(Carl Hiaasen, Squeeze Me, 2020)
The Human Race
It is my considered opinion that the human race (soi disant) is cruel, idiotic, sentimental, predatory, ungrateful, ugly, conceited and egocentric to the last ditch and that the occasional discovery of an isolated exception is as deliciously surprising as ﬁnding a sudden brazil nut in what you know to be ﬁve pounds of vanilla creams. These glorious moments, although not making life actually worth living, perhaps, at least make it pleasanter.
The irony is that today’s culture of superficial glitter, of knowingness without any real knowledge, is sustained by the very magazines Lerman, however lofty his tastes and talents, devoted his working life to. And when you lie down with dogs, even greyhounds and Lhasa apsos, you may well get up with fleas. As I savored every page of his remarkable private writings, I couldn’t help noting that nearly every historical, literary, artistic, or biographical allusion had to be footnoted or explained, from Saint-Simon to Sainte-Beuve, from Gustave Moreau to William Hogarth, from Aubrey Beardsley to Ned Rorem—the intimates of Lerman’s fervent inner life, now apparently presumed to be wholly unrecognizable to readers at large. These, it’s perhaps worth noting, are the very readers on whose behalf the reviewer of Lerman’s book, in the Times Book Review, felt compelled to ask rhetorically, in her own introductory flourish, “Who is Leo Lerman?” Poignantly, Lerman himself anticipated this question. “The mortality of the fashion world,” he lamented in 1970. “Who will think of me? No one.” Here, as often, he knew how to spot a trend.
(Daniel Mendelsohn, ‘On the Town’)
Cancel culture is all over the mainstream. I can give you plenty of examples from my own experience of things cancelled, books withdrawn, appearances on the national radio being cut off because somebody didn’t like it, some manager, some right-winger didn’t like it, endless numbers of this. It goes on all the time. That’s standard mainstream establishment behavior. People of the left are making a serious mistake when they try to imitate it. It’s wrong in principle; it’s wrong tactically. It’s a gift to the far right, and they run with it. They love it. … Therefore, for the left, who I’m interested in, and their activists, pay attention to principle and tactical consequences. They are important. Pay attention to them and do not adopt the characteristic repressive behavior of the mainstream.
… the refusal to be in and of the adult world—the world of people who realize that success doesn’t necessarily mean selling out, who know that people who are ethically rigorous rarely advertise, with so much energy and so little humor, their own ethical rigor.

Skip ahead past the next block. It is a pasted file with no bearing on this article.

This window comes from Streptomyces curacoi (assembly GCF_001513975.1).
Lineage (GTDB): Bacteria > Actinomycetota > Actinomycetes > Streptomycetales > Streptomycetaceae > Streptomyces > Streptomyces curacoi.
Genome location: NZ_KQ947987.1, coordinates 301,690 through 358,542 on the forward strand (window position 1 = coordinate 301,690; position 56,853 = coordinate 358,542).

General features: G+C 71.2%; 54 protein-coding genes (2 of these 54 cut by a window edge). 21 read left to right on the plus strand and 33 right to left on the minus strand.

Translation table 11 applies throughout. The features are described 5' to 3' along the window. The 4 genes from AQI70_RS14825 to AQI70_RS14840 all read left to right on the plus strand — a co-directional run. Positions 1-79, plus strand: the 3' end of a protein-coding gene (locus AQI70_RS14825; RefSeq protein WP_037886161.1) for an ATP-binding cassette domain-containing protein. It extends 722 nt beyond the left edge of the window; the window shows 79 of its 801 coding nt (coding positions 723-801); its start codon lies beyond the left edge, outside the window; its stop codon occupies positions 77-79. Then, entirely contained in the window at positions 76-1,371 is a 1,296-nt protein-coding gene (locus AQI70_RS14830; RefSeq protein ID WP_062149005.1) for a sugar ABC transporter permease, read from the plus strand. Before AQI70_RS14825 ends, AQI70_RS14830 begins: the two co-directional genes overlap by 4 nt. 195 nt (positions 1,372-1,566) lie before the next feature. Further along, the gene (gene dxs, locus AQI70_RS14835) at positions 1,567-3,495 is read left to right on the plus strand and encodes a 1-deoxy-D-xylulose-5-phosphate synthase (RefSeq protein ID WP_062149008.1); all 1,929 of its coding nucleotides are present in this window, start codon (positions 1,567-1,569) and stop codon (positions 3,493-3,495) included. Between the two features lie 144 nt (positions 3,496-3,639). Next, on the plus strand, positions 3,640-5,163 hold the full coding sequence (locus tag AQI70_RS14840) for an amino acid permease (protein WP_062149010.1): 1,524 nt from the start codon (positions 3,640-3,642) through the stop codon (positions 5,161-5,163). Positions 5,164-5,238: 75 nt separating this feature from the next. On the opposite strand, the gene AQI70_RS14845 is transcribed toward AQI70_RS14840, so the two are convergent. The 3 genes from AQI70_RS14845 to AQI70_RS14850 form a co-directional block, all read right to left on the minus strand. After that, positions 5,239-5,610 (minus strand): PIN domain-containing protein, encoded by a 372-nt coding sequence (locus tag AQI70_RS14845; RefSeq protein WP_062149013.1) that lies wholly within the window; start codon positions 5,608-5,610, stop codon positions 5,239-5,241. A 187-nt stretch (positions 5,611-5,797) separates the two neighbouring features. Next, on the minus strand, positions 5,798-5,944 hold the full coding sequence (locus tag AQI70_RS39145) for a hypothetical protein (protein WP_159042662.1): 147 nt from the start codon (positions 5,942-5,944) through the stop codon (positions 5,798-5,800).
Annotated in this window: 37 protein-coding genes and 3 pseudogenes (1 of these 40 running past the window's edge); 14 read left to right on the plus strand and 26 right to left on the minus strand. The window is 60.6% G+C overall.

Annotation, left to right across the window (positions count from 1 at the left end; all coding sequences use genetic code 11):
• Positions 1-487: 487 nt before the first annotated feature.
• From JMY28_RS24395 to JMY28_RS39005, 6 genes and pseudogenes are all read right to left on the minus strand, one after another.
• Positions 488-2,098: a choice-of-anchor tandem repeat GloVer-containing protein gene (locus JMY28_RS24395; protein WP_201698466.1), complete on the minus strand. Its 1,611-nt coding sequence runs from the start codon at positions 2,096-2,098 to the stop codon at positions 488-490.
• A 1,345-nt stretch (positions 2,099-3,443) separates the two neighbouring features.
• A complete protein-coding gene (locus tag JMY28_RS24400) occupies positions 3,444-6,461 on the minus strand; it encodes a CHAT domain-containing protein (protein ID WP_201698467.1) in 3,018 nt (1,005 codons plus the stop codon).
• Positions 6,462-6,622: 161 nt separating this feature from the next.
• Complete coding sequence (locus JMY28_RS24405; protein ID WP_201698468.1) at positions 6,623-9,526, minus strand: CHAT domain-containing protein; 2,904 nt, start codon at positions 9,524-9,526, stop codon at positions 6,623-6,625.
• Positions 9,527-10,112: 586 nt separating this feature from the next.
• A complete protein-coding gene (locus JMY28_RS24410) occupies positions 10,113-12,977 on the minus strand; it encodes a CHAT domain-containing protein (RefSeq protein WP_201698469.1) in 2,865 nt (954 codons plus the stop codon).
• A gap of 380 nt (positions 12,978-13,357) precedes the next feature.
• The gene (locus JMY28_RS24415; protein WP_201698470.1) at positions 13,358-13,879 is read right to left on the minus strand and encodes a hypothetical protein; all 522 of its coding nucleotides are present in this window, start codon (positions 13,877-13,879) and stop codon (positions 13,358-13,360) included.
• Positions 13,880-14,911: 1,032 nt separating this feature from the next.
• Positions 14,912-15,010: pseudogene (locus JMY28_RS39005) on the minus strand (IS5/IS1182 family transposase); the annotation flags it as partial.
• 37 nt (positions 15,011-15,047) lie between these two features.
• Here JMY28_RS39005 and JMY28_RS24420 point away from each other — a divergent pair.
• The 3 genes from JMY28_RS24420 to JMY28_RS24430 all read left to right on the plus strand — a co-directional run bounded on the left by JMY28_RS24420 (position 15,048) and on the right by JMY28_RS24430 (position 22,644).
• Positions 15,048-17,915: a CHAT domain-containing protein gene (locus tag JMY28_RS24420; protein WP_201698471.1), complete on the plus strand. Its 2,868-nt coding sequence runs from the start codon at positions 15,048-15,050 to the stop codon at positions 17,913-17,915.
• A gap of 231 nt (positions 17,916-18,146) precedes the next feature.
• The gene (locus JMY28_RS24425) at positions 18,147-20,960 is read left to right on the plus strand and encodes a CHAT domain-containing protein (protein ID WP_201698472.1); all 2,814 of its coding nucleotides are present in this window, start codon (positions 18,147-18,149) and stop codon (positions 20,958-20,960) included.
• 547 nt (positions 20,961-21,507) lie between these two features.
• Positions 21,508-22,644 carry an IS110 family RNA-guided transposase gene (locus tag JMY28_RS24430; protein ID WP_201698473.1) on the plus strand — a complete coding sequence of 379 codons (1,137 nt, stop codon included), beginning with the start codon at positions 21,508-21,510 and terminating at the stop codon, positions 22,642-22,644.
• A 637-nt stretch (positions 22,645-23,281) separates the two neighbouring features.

He was chosen for the chorus [of “South Pacific”] because he looked like a sailor and could do handstands.
During the year Mr. Connery toured in “South Pacific,” he lost much of a Scottish accent so impenetrable that, he later claimed, other actors at first thought he was Polish. His name was shortened to Sean Connery. And he found himself a mentor. An American actor in the cast, Robert Henderson, gave him a reading program that included all the plays of George Bernard Shaw, Oscar Wilde and Henrik Ibsen, along with the novels of Thomas Wolfe, Proust’s “Remembrance of Things Past” and Joyce’s “Ulysses.”
“I spent my ‘South Pacific’ tour in every library in Britain, Ireland, Scotland and Wales,” Mr. Connery told The Houston Chronicle in 1992. “And on the nights we were dark, I’d see every play I could. But it’s the books, the reading, that can change one’s life. I’m the living evidence.”
(The New York Times obituary, 31 October 2020)
The Bastard Dynasty 兲朝
Today, the Chinese mainland is ruled by a ‘Party Empire’; civil society has withered; the media bristles with hyper nationalist propaganda on the one hand and mindless popular entertainment on the other — there’s virtually no space for debate or rational discussion. The younger generations identify with the ‘China Model’ and are contemptuous of such Western ideas as freedom and democracy. And an SS-like ‘Puce Army’ crowds the online world like an occupying force while, for its part, the party-state system is peopled with compliant and fawning bureaucrats who simply go along with it all. Meanwhile, in the academy there is no dearth of scholars who are bereft of principles but brimming with ambition.
The authorities repress dissent and all forms of opposition relentlessly, and that includes the unilateral imposition of the National Security Law in Hong Kong and the vast network of ‘concentration camps’ that they’ve built in Xinjiang. The few heroic individuals who dare to raise their voices are variously arrested, defamed, forcibly silenced or sentenced to jail.